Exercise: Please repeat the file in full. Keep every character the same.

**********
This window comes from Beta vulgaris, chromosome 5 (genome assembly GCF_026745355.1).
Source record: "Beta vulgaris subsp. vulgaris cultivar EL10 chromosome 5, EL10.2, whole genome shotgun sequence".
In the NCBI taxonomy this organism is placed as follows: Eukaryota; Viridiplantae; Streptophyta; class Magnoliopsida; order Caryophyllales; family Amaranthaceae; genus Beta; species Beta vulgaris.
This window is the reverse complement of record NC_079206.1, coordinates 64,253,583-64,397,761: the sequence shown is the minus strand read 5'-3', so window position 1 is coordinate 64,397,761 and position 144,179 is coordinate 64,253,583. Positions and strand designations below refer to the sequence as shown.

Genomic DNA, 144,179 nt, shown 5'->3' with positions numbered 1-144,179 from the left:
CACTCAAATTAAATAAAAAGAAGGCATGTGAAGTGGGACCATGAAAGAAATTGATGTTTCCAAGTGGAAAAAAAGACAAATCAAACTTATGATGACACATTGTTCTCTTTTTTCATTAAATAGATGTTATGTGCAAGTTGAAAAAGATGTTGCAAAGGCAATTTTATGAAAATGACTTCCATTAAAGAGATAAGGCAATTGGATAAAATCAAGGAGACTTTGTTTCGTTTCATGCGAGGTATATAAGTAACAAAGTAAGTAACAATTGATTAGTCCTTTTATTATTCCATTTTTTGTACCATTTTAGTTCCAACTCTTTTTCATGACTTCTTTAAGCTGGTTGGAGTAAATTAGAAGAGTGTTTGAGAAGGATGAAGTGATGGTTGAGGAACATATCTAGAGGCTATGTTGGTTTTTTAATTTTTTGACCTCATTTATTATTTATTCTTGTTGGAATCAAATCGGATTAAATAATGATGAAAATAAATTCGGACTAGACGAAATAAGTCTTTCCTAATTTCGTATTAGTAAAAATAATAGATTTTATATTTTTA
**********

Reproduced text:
This window comes from Beta vulgaris, chromosome 5 (genome assembly GCF_026745355.1).
Source record: "Beta vulgaris subsp. vulgaris cultivar EL10 chromosome 5, EL10.2, whole genome shotgun sequence".
In the NCBI taxonomy this organism is placed as follows: Eukaryota; Viridiplantae; Streptophyta; class Magnoliopsida; order Caryophyllales; family Amaranthaceae; genus Beta; species Beta vulgaris.
This window is the reverse complement of record NC_079206.1, coordinates 64,253,583-64,397,761: the sequence shown is the minus strand read 5'-3', so window position 1 is coordinate 64,397,761 and position 144,179 is coordinate 64,253,583. Positions and strand designations below refer to the sequence as shown.

Genomic DNA, 144,179 nt, shown 5'->3' with positions numbered 1-144,179 from the left:
CACTCAAATTAAATAAAAAGAAGGCATGTGAAGTGGGACCATGAAAGAAATTGATGTTTCCAAGTGGAAAAAAAGACAAATCAAACTTATGATGACACATTGTTCTCTTTTTTCATTAAATAGATGTTATGTGCAAGTTGAAAAAGATGTTGCAAAGGCAATTTTATGAAAATGACTTCCATTAAAGAGATAAGGCAATTGGATAAAATCAAGGAGACTTTGTTTCGTTTCATGCGAGGTATATAAGTAACAAAGTAAGTAACAATTGATTAGTCCTTTTATTATTCCATTTTTTGTACCATTTTAGTTCCAACTCTTTTTCATGACTTCTTTAAGCTGGTTGGAGTAAATTAGAAGAGTGTTTGAGAAGGATGAAGTGATGGTTGAGGAACATATCTAGAGGCTATGTTGGTTTTTTAATTTTTTGACCTCATTTATTATTTATTCTTGTTGGAATCAAATCGGATTAAATAATGATGAAAATAAATTCGGACTAGACGAAATAAGTCTTTCCTAATTTCGTATTAGTAAAAATAATAGATTTTATATTTTTA